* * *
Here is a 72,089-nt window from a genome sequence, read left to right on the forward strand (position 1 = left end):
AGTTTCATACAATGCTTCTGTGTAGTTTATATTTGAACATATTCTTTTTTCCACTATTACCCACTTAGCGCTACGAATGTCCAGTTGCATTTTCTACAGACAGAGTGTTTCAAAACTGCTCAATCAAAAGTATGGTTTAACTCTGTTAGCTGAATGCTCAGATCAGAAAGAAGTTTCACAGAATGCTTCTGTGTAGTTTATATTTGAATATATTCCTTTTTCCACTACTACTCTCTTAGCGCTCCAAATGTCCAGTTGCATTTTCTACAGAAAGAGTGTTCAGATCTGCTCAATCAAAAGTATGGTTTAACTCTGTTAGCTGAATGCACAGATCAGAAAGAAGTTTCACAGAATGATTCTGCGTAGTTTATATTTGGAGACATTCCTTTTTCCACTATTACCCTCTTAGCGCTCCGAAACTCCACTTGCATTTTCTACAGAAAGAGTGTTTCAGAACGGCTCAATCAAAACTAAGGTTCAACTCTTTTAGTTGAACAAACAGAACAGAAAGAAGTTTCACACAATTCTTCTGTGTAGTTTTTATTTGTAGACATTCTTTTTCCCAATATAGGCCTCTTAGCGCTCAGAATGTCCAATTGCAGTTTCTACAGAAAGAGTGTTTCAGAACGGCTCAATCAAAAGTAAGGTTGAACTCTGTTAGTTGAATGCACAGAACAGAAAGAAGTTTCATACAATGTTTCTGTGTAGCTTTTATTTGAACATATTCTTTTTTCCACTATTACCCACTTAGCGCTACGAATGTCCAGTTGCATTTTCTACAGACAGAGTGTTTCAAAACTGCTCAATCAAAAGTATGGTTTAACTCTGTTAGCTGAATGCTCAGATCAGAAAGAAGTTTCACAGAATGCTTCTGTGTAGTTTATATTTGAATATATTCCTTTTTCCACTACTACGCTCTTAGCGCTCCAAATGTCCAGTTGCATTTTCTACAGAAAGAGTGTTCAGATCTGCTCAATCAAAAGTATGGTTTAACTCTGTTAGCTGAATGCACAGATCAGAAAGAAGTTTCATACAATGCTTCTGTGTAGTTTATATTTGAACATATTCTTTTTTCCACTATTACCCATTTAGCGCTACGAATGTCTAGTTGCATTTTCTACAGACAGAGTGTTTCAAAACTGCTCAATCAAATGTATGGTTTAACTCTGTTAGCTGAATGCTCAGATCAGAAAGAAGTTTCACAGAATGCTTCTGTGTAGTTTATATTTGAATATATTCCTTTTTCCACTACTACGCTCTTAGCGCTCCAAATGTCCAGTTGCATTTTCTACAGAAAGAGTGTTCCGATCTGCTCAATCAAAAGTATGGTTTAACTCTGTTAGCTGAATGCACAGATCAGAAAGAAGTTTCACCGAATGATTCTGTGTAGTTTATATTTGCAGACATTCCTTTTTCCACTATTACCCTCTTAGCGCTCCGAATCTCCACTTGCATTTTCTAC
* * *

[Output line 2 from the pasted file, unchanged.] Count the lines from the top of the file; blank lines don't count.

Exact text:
AGTTTCATACAATGCTTCTGTGTAGTTTATATTTGAACATATTCTTTTTTCCACTATTACCCACTTAGCGCTACGAATGTCCAGTTGCATTTTCTACAGACAGAGTGTTTCAAAACTGCTCAATCAAAAGTATGGTTTAACTCTGTTAGCTGAATGCTCAGATCAGAAAGAAGTTTCACAGAATGCTTCTGTGTAGTTTATATTTGAATATATTCCTTTTTCCACTACTACTCTCTTAGCGCTCCAAATGTCCAGTTGCATTTTCTACAGAAAGAGTGTTCAGATCTGCTCAATCAAAAGTATGGTTTAACTCTGTTAGCTGAATGCACAGATCAGAAAGAAGTTTCACAGAATGATTCTGCGTAGTTTATATTTGGAGACATTCCTTTTTCCACTATTACCCTCTTAGCGCTCCGAAACTCCACTTGCATTTTCTACAGAAAGAGTGTTTCAGAACGGCTCAATCAAAACTAAGGTTCAACTCTTTTAGTTGAACAAACAGAACAGAAAGAAGTTTCACACAATTCTTCTGTGTAGTTTTTATTTGTAGACATTCTTTTTCCCAATATAGGCCTCTTAGCGCTCAGAATGTCCAATTGCAGTTTCTACAGAAAGAGTGTTTCAGAACGGCTCAATCAAAAGTAAGGTTGAACTCTGTTAGTTGAATGCACAGAACAGAAAGAAGTTTCATACAATGTTTCTGTGTAGCTTTTATTTGAACATATTCTTTTTTCCACTATTACCCACTTAGCGCTACGAATGTCCAGTTGCATTTTCTACAGACAGAGTGTTTCAAAACTGCTCAATCAAAAGTATGGTTTAACTCTGTTAGCTGAATGCTCAGATCAGAAAGAAGTTTCACAGAATGCTTCTGTGTAGTTTATATTTGAATATATTCCTTTTTCCACTACTACGCTCTTAGCGCTCCAAATGTCCAGTTGCATTTTCTACAGAAAGAGTGTTCAGATCTGCTCAATCAAAAGTATGGTTTAACTCTGTTAGCTGAATGCACAGATCAGAAAGAAGTTTCATACAATGCTTCTGTGTAGTTTATATTTGAACATATTCTTTTTTCCACTATTACCCATTTAGCGCTACGAATGTCTAGTTGCATTTTCTACAGACAGAGTGTTTCAAAACTGCTCAATCAAATGTATGGTTTAACTCTGTTAGCTGAATGCTCAGATCAGAAAGAAGTTTCACAGAATGCTTCTGTGTAGTTTATATTTGAATATATTCCTTTTTCCACTACTACGCTCTTAGCGCTCCAAATGTCCAGTTGCATTTTCTACAGAAAGAGTGTTCCGATCTGCTCAATCAAAAGTATGGTTTAACTCTGTTAGCTGAATGCACAGATCAGAAAGAAGTTTCACCGAATGATTCTGTGTAGTTTATATTTGCAGACATTCCTTTTTCCACTATTACCCTCTTAGCGCTCCGAATCTCCACTTGCATTTTCTAC